Note: One of my dreams is to perform rakugo in Māori someday so that I can give my taonga to this beautiful Aotearoa!
As you can see, this year indeed was a very crucial year in my rakugo journey regardless of all the lockdowns and my current status as an unemployed performer. All this was possible especially thanks to all the people like you… who are still reading this article all the way down here 😁
We never live alone.
Thank you so very much for being a part of my life!
May 2022 be a year of unity, empathy, and some good stories and uproarious jokes!
Here’s my special thank you to:
Asia New Zealand Foundation, Creative New Zealand, Auckland Council, Christchurch Art Gallery, University of Auckland, Embassy of Japan, Auckland Council Libraries, Onehunga Community Centre, NZ Japan Society, Paul, Echo, & “Kazuma” Janman, Yasheeka Bertram, Kirsty Sharp, Bevan Chuang, Athena Dennis, Kristine Ohkubo, Miki, Alex, Fiona Amundsen, Dr Valance Smith, Kanariya Eiraku Shisho, Kanariya Jincho, Kanariya Aimu, Kumiko Imai, English Rakugo Association, Aoteya Rakugo Club (Pukeko, Raki, Sakura, Ichigo), Fookes Family, Yee Yang ‘Square’ Lee, X, M, & M, and my supportive family members!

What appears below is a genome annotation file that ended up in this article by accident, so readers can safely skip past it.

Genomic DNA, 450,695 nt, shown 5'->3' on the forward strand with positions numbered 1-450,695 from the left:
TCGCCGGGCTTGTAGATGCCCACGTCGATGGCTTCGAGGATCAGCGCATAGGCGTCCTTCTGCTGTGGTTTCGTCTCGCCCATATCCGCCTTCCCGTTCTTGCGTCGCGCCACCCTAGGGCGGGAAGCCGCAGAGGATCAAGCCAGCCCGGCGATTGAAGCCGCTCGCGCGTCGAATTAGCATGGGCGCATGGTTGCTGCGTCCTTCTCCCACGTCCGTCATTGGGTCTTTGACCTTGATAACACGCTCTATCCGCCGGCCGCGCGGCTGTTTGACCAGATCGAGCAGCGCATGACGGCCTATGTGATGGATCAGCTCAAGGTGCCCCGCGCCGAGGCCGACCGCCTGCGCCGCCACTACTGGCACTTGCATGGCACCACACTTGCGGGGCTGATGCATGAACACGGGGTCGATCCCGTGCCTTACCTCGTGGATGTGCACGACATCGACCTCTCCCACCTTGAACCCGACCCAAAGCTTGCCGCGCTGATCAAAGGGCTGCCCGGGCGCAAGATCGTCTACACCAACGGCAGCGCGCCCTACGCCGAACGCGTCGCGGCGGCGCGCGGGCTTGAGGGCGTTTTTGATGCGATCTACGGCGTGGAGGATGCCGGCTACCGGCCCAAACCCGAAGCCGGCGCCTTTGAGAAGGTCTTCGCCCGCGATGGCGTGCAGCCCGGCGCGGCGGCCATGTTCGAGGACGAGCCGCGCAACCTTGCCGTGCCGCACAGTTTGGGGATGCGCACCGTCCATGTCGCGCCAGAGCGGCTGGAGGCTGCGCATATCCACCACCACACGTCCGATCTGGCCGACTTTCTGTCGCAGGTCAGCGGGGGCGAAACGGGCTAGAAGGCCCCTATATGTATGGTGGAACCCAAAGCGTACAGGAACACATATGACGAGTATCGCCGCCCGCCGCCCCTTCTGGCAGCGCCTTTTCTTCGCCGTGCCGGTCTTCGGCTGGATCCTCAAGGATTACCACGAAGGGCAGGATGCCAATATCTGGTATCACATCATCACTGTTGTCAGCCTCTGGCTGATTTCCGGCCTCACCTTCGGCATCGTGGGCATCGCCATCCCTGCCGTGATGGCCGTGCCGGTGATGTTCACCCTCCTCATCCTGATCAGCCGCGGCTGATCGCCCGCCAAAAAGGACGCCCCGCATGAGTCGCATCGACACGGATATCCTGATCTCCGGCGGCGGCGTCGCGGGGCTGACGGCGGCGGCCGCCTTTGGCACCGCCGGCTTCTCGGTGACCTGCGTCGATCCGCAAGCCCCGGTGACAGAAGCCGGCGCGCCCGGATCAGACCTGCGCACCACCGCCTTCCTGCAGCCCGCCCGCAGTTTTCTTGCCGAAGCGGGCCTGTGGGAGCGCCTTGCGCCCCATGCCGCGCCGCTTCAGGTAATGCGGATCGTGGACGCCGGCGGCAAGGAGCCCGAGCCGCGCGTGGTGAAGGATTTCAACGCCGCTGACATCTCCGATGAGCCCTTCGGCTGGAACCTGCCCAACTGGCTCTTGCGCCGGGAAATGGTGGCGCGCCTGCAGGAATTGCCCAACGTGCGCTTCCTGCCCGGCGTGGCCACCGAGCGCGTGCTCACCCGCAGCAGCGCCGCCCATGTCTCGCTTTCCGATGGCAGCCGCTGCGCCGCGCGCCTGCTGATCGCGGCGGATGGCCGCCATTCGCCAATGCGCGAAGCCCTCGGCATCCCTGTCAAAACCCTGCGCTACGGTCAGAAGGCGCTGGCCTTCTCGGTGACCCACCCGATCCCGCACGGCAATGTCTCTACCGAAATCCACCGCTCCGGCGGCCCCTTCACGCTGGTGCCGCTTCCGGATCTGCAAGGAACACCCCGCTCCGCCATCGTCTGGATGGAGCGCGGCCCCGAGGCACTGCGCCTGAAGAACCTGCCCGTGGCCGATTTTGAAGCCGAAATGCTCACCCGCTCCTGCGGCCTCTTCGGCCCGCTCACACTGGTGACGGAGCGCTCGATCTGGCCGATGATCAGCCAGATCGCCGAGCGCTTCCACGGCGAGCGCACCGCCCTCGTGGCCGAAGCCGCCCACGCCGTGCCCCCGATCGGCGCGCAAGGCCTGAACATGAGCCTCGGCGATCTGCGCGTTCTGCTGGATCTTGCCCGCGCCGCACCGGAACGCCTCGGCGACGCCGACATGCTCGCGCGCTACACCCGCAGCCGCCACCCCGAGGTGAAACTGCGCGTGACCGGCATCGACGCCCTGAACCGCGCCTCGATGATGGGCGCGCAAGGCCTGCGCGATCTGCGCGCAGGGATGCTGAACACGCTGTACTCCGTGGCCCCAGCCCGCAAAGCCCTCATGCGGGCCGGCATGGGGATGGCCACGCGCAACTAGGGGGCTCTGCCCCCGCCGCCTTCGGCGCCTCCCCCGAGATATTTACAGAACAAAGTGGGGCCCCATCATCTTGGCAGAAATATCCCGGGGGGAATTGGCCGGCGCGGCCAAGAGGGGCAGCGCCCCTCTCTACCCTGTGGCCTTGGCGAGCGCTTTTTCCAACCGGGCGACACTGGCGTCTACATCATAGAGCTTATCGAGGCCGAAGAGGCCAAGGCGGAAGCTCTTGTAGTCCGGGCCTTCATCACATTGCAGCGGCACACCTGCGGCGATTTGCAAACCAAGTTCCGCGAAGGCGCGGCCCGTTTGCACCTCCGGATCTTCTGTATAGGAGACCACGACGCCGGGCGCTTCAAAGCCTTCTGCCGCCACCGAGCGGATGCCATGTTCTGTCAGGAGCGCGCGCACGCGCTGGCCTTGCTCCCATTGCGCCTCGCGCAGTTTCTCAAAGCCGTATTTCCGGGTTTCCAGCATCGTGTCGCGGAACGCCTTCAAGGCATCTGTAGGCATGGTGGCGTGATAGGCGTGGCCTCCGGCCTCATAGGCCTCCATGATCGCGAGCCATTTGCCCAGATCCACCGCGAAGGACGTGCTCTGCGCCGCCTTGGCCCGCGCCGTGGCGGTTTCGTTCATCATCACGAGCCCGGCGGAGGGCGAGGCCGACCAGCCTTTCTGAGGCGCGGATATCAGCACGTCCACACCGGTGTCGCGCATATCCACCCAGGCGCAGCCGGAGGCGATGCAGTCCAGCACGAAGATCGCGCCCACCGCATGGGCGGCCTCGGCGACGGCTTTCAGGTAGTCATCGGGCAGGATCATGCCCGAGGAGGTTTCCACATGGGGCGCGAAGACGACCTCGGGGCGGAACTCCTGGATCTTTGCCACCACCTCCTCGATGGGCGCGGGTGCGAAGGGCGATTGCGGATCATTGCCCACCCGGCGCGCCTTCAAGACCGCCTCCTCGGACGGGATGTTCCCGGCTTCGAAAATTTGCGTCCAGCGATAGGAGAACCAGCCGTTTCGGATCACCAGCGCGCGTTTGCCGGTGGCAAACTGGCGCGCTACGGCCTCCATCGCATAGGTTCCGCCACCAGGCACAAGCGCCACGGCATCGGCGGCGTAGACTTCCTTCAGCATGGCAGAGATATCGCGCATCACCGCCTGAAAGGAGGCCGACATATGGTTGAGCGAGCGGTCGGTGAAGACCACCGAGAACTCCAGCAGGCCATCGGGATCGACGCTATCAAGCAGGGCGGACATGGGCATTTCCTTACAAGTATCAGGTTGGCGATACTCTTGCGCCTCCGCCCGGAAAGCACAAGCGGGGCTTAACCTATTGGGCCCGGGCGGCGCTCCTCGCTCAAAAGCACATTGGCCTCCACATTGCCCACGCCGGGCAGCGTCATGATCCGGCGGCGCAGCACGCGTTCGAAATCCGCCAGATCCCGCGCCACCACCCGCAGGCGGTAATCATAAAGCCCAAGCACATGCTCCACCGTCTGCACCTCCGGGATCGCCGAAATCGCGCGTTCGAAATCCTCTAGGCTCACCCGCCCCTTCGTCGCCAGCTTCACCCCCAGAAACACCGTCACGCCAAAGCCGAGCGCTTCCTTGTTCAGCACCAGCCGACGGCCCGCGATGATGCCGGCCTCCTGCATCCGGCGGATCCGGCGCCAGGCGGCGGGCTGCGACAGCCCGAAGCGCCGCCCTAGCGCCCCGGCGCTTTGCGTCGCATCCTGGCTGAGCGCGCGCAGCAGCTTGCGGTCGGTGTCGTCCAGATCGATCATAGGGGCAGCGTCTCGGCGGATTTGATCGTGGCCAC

* This list is in a random order and not conclusive. I hope I didn’t miss out anyone…
In this episode of the Japanese Street Wisdom Podcast, I will talk about a quote by Yanagiya Kosanji X (十代目 柳家小三治) who just passed away last month on 7 October 2021. He was one of the three rakugo performers to have ever been awarded the status of the Living National Treasure of Japan (人間国宝).
I was inspired to talk about the wisdom of this legendary performer after listening to an interview between him and Hayashiya Shozo IX (九代目 林家正蔵). As my diction of the Japanese quote was horrible (I’ve been away from Japan too long!), here is the actual quote:
上手くなろうと思わないことですよ。もっと下手でいいの。普通の声でやんなさい。自分の心の声でやんなさいよ。Don’t try to improve. It’s OK to be ordinary. Use your own voice. Listen to your inner voice, and let it out.
As you can see, this episode was recorded 11 days after his departure, and I found it interesting to listen to the recording now as my English translation reflected my interpretation of his message back then.
If I’m to translate it again today, I would probably say “listen to your inner voice, and let your heart speak”. I guess I understand what he meant better now.
This episode has some extra rambling and turned out like Japanese Theatre 101, but hey it’s me, my brain is pretty chaotic inside!
Thank you again, Curtis, for reminding and encouraging me to record another episode!
I am always looking for topics for the podcast, so please do comment below if you have anything you want me to talk about.
Finally, if you know where the high-fiving idea came from, please let me know also!